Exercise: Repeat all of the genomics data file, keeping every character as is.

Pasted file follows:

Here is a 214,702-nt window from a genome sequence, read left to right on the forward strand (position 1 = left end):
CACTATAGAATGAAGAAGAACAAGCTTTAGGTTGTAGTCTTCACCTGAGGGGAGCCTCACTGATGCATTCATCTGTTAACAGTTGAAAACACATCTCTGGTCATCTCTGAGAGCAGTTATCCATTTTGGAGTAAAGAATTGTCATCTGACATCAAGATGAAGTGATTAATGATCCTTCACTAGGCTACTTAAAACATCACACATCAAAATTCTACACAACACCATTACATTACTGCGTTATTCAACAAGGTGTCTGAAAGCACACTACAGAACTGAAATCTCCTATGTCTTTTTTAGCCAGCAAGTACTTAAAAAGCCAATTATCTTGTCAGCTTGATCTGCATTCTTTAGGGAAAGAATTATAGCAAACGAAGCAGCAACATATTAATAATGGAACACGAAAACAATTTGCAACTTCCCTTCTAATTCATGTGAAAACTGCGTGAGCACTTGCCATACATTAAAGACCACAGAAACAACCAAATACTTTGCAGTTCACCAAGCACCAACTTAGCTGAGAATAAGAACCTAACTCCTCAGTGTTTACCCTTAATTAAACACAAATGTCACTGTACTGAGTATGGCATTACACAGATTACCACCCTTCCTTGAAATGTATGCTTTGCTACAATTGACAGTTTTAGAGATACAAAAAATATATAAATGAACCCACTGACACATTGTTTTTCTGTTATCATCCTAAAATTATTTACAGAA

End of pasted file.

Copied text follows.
Here is a 214,702-nt window from a genome sequence, read left to right on the forward strand (position 1 = left end):
CACTATAGAATGAAGAAGAACAAGCTTTAGGTTGTAGTCTTCACCTGAGGGGAGCCTCACTGATGCATTCATCTGTTAACAGTTGAAAACACATCTCTGGTCATCTCTGAGAGCAGTTATCCATTTTGGAGTAAAGAATTGTCATCTGACATCAAGATGAAGTGATTAATGATCCTTCACTAGGCTACTTAAAACATCACACATCAAAATTCTACACAACACCATTACATTACTGCGTTATTCAACAAGGTGTCTGAAAGCACACTACAGAACTGAAATCTCCTATGTCTTTTTTAGCCAGCAAGTACTTAAAAAGCCAATTATCTTGTCAGCTTGATCTGCATTCTTTAGGGAAAGAATTATAGCAAACGAAGCAGCAACATATTAATAATGGAACACGAAAACAATTTGCAACTTCCCTTCTAATTCATGTGAAAACTGCGTGAGCACTTGCCATACATTAAAGACCACAGAAACAACCAAATACTTTGCAGTTCACCAAGCACCAACTTAGCTGAGAATAAGAACCTAACTCCTCAGTGTTTACCCTTAATTAAACACAAATGTCACTGTACTGAGTATGGCATTACACAGATTACCACCCTTCCTTGAAATGTATGCTTTGCTACAATTGACAGTTTTAGAGATACAAAAAATATATAAATGAACCCACTGACACATTGTTTTTCTGTTATCATCCTAAAATTATTTACAGAA